Sunday, March 2, 2008

Zinful Zunday!!!

We had a zinfandel tasting at The Wine Bar tonight. I love zins.

First we tasted Rosenblum Cellars 'Vintner's Cuvee XXIX' Zinfandel. This is basically a non-vintage blend of zinfandel from many different vineyards around California. This is the 29th bottling of the Vintner's Cuvee blend. I think by just numbering the bottling, they can use grapes of differing vintages in the blend. Rosenblum calls this their "introduction to the Rosenblum style of zinfandel". It's actually blended with 12% Petite Syrah. It is 14.6% alcohol, so it shouldn't be too hot (compared to other zins). Anyway, let's see how it tastes:

Not a deep, jammy color. The nose is kind of fruity, but not overwhelming, kind of fleeting actually. Lot's of fruit on the front end. Pretty easy to drink, just not overly satisfying.

Rating: Not a fan
I've had much better zins from Rosenblum. Disappointing.

Next, came the Ravenswood Lodi Old Vine Zinfandel, 2005. This wine is from the Lodi area of California. It is 84% zin, 14% Petite Syrah and 2% 'various blacks' as they call them. This one is 14.5% alcohol. Let's check it out:

Ruby Red. Some dark fruits on the nose. Very good fruit on the front with that 'zinfandel heat' on the finish. Well balanced.

Rating: It'll do+
There I go, screwing up the rating system in my 2nd wine post!

The 3rd zin we sampled is the Sebastiani Sonoma County Zinfandel, 2005. This wine features grapes from throughout Sonoma county. Sebastiani is still a family-owned winery (since 1904). This 13.5% alcohol red is blended as 76.5% zin, 10% malbec, 8.5% Syrah, and 5% Petite Syrah.

Dark ruby red. Luciously floral on the nose (Like that one? I just made it up!) Very well balanced. Smooth with a touch of heat on the end. Probably great with steak.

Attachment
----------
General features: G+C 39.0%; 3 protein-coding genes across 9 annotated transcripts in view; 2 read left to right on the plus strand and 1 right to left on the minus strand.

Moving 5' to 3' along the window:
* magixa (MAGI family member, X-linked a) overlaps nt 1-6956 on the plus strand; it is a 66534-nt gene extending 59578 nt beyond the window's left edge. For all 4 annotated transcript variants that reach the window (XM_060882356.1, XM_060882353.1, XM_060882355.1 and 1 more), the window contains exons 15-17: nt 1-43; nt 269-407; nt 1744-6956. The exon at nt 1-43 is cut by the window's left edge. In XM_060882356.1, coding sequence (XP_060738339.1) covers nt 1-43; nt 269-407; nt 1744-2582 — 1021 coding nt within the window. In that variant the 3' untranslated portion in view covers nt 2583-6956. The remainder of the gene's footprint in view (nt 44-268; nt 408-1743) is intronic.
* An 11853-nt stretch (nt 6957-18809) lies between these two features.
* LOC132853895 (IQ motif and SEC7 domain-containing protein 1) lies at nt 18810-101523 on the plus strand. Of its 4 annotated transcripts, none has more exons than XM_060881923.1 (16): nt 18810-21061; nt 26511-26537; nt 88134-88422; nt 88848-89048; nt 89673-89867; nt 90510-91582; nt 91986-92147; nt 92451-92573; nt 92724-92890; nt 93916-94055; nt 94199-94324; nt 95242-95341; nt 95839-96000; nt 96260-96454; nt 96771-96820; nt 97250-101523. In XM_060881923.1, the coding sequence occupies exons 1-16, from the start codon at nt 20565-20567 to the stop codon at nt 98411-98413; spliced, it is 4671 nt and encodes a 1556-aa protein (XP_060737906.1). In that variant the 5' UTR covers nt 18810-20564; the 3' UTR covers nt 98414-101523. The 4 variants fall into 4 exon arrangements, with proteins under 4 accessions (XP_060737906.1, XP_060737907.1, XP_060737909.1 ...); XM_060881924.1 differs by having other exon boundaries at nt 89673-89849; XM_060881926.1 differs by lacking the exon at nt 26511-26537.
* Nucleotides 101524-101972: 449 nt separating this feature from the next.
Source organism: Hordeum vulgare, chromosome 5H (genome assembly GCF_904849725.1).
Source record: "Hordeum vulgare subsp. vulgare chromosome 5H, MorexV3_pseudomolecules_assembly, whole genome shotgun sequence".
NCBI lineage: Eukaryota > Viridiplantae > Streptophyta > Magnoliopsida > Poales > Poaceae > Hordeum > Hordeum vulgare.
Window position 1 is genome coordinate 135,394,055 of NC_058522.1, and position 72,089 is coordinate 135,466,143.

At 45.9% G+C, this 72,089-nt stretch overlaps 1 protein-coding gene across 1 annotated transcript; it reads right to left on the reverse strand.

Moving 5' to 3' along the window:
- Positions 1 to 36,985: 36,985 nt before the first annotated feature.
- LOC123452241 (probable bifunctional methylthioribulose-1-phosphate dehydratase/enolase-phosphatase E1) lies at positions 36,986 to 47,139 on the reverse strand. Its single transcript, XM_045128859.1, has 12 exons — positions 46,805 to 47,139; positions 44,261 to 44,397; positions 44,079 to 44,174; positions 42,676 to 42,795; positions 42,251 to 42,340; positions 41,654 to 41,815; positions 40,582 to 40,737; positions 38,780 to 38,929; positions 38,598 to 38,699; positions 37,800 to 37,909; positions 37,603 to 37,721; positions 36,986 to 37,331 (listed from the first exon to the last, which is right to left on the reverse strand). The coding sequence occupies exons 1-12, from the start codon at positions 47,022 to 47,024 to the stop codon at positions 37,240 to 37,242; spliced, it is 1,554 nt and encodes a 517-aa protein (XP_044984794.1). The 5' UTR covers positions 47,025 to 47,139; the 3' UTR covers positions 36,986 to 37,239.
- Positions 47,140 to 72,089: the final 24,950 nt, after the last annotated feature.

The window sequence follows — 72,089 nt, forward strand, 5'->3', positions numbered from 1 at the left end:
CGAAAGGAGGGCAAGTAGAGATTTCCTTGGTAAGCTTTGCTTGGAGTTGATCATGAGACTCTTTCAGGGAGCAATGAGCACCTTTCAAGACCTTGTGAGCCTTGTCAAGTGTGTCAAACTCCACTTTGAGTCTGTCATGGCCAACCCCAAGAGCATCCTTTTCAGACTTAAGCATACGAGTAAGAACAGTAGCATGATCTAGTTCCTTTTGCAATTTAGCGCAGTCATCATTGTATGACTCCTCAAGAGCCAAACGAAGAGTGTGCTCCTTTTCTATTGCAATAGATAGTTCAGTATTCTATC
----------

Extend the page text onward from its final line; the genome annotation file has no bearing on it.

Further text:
Rating: Love it

Finally, the big boy. Seghesio Old Vine Zinfandel, 2004. In the name of full disclosure, this has long been one of my 'go to' wines. I have been a fan for many years. Seghesio is another one of those Italian, family-owned vineyards in Sonoma. They are well known for Zin. There lowest-tier zin (Seghesio Sonoma County Zin) was just rated a 91 by Wine Spectator. I visited this winery on my last visit to Sonoma. One of the cool things about visiting the winery is that, more than likely, you'll find someone who's last name is Seghesio working in the tasting room. Also, check out their other varietals and styles. They do a good job with Barbera as well.

Educational Detour: Let's talk about Old Vines. You often see this on Zins or Grenaches. What does it mean? How old is old? As grape vines age, they produce smaller grapes in less quantity, but are much more intense and concentrated in flavor. Old vines is a very loosely defined term in the wine world. I know that Seghesio designates anything older than 50 years old as old vines. The average age of the vines in this wine is around 90 years old, with some being planted as early as 1895! These grapes are hand harvested and treated very delicately throughout the winemaking and aging process.

Deep inky reddish-black. Earthy aroma, but smells like heaven (but I may be a little biased!). Wow! This is another level of zin! There's a lot going on. Maybe a bit of smoke, nice bold tannins, fills your mouth with flavor. Pleasant extended finish.

Rating: LOVE IT!!!!!!
As if you hadn't figured that one out already....

All-in-all, a nice little gathering of zins. The last 3 you can find on the list at Simply Fondue. Zinfandel is America's Grape. Go explore and try some more. Just stay away from that pink stuff! It doesn't count!

Happy Zinfullness!


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